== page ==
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Hailed by Alistair Cooke as the 'Flaubert of the jet age', Jan Morris's ability to capture the surface and essence of a place has secured her reputation as a leading contemporary travel writer. In this collection of pieces on places as different as Las Vegas and Bombay, Athens and Shanghai, and Sydney and Aberdeen, she combines observation, history, and politics to produce the passionate and witty essays that prompted Rebecca West to call her 'the best descriptive writer of our times'.

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Book Details

ISBN: 9780195036060
ISBN-10: 0195036069
Format: Paperback
(277mm x 143mm x 13mm)
Pages: 192
Imprint: Oxford University Press
Publisher: Oxford University Press
Publish Date: 24-Jul-1986
Country of Publication: United Kingdom

Other Editions

Reviews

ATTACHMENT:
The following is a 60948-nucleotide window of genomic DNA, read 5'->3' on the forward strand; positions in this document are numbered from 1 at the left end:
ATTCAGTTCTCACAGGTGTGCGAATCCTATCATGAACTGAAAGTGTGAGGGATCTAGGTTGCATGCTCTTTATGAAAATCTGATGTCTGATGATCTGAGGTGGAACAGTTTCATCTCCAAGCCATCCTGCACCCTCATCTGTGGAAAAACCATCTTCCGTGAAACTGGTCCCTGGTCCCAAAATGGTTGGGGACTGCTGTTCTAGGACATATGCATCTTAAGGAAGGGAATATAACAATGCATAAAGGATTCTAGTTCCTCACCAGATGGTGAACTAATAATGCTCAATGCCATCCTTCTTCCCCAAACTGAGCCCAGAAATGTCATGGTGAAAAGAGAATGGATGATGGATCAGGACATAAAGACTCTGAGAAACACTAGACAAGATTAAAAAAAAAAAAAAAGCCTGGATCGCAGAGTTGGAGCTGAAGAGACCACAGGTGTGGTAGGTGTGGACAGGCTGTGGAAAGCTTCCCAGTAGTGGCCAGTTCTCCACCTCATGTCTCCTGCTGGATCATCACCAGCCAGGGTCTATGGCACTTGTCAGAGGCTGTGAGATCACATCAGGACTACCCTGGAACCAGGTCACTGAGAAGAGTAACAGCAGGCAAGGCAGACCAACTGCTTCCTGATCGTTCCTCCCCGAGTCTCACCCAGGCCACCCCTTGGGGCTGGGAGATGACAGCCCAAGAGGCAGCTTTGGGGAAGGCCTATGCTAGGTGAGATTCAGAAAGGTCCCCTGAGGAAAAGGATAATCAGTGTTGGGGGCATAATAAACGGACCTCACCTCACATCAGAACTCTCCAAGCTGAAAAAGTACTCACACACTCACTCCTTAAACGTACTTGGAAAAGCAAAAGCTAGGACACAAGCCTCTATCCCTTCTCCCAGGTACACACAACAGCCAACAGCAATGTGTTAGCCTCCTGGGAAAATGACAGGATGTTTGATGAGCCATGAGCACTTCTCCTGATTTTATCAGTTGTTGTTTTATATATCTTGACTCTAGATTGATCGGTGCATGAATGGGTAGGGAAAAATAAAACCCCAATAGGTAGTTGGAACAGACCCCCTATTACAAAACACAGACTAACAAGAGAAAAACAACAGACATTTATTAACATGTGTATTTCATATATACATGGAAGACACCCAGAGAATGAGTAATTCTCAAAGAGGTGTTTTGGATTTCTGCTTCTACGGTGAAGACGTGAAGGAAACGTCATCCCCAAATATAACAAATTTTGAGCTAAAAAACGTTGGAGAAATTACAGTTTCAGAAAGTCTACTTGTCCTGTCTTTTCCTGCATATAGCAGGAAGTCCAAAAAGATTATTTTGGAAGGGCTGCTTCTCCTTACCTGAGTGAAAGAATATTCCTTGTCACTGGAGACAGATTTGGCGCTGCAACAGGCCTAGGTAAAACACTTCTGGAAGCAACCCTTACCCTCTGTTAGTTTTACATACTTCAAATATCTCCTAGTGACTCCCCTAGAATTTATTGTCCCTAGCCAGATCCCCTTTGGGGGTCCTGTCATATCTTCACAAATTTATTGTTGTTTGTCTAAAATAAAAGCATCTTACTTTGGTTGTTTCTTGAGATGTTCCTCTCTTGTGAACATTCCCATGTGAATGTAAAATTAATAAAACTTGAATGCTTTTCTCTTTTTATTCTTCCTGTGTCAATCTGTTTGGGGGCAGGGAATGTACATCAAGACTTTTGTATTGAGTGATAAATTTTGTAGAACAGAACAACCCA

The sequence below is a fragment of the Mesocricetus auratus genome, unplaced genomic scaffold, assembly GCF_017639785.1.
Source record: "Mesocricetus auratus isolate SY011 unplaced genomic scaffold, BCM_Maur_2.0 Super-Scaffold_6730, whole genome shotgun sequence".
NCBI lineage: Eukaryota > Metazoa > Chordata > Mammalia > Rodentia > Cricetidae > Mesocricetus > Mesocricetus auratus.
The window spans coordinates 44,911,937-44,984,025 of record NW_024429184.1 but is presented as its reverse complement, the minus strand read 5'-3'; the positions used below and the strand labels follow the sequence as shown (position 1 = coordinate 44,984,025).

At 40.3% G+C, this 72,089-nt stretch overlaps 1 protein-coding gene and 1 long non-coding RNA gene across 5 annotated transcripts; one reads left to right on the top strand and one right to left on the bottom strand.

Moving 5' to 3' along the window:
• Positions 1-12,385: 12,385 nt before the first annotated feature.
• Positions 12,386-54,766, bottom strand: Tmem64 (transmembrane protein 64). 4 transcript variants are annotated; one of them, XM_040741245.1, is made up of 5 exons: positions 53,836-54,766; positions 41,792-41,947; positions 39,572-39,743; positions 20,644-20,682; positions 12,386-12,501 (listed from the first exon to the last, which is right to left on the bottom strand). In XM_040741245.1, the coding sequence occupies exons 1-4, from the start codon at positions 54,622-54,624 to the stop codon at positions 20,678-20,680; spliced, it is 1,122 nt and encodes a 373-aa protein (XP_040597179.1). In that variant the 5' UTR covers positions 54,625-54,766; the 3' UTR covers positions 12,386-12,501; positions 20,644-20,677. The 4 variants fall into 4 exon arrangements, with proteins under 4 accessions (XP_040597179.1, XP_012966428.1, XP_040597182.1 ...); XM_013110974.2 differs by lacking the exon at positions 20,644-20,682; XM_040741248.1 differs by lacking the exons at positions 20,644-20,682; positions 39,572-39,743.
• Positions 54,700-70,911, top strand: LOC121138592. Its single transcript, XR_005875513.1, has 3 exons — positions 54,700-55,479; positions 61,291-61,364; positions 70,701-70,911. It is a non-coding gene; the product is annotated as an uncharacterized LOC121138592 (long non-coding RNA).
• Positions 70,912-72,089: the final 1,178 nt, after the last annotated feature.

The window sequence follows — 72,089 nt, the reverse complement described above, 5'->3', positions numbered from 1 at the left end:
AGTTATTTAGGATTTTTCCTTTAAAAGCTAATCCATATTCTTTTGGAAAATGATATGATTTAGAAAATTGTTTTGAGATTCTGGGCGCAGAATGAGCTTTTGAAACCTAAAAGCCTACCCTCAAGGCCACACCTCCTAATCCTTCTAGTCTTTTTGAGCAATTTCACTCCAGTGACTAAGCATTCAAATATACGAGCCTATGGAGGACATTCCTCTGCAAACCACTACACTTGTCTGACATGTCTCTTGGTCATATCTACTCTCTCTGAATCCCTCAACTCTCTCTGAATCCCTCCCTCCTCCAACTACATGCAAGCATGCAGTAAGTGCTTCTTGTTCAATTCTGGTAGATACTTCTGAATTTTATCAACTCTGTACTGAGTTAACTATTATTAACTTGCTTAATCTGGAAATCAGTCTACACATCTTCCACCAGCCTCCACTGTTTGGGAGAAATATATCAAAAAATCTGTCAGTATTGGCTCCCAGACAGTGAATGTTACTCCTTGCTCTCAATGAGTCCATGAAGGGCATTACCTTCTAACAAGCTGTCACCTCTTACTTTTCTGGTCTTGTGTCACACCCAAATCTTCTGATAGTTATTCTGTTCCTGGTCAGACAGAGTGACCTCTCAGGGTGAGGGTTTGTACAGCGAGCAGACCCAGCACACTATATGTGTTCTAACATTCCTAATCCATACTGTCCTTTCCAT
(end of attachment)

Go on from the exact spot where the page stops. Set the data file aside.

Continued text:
US Kirkus Review » Morris' fifth book of travel essays, with recent pieces from Rolling Stone (the majority), the London Times, Encounter, and Connoisseur, offers a somewhat fresher range of places than the grab-bag of Destinations (1980). Moreover, even when the perceptions here are unsurprising or not-fully-developed, Morris' aphoristic prose can give them an infectious lift and edge. Vienna is "obsessed, and obsessive," running to fat, swollen with heritage, complacent yet neurotic: "It is as though at heart this whole famous metropolis, through its bows, smiles, and proprieties, would like nothing so much as to flop down on a sofa in tearful revelation" - Freud's sofa, of course. The boom-town of Aberdeen, which has gotten rough, even cartoonish treatment from Paul Theroux and others, comes through very differently here - thanks to its skeptical reserve: "There is no suddenness to Aberdeen. The ecstasy rate, I would say, is very low." Sydney, Australia, is young, in love with its own dialect/slang. A journey from England to Yugoslavia takes Morris through a series of up-to-date short-takes - highlighted by roller-skate-crazy, newly uneasy Geneva ("an abrasive kind of fizz") and beloved, irretrievable Venice: "I rather enjoyed this vigorous new cacophony, and thought if you couldn't have The Four Stallions of St. Mark, you could do worse than turn the Piazza into a kind of disco." The American close-ups are a mixed bag: an uninspired look at the real culture behind the sham of Santa Fe, "the artiest, sculpturest, weaviest and potteryest town on earth"; a Las Vegas profile with only a speck or two of originality; a reasonably balanced view of Miami; an evocative but unfocused ramble across Texas. And whenever there's attempt at deeper sociological insight, it usually drifts off course - especially in an admittedly "muddled" attempt to make some sense of a two-city taste (Shanghai, Beijing) of China. Still, though Morris is over-fond of hyperbole, cries of "Ah," and exclamation points, her eye for detail and vignette remains a sure source of paragraph-by-paragraph pleasure - as does (except in moments of excess archness) her ironic brio. Solid-to-splendid Morris, then, more skeptical than gushy, but without the sourness that has made her friend Paul Theroux so off-putting of late. (Kirkus Reviews)


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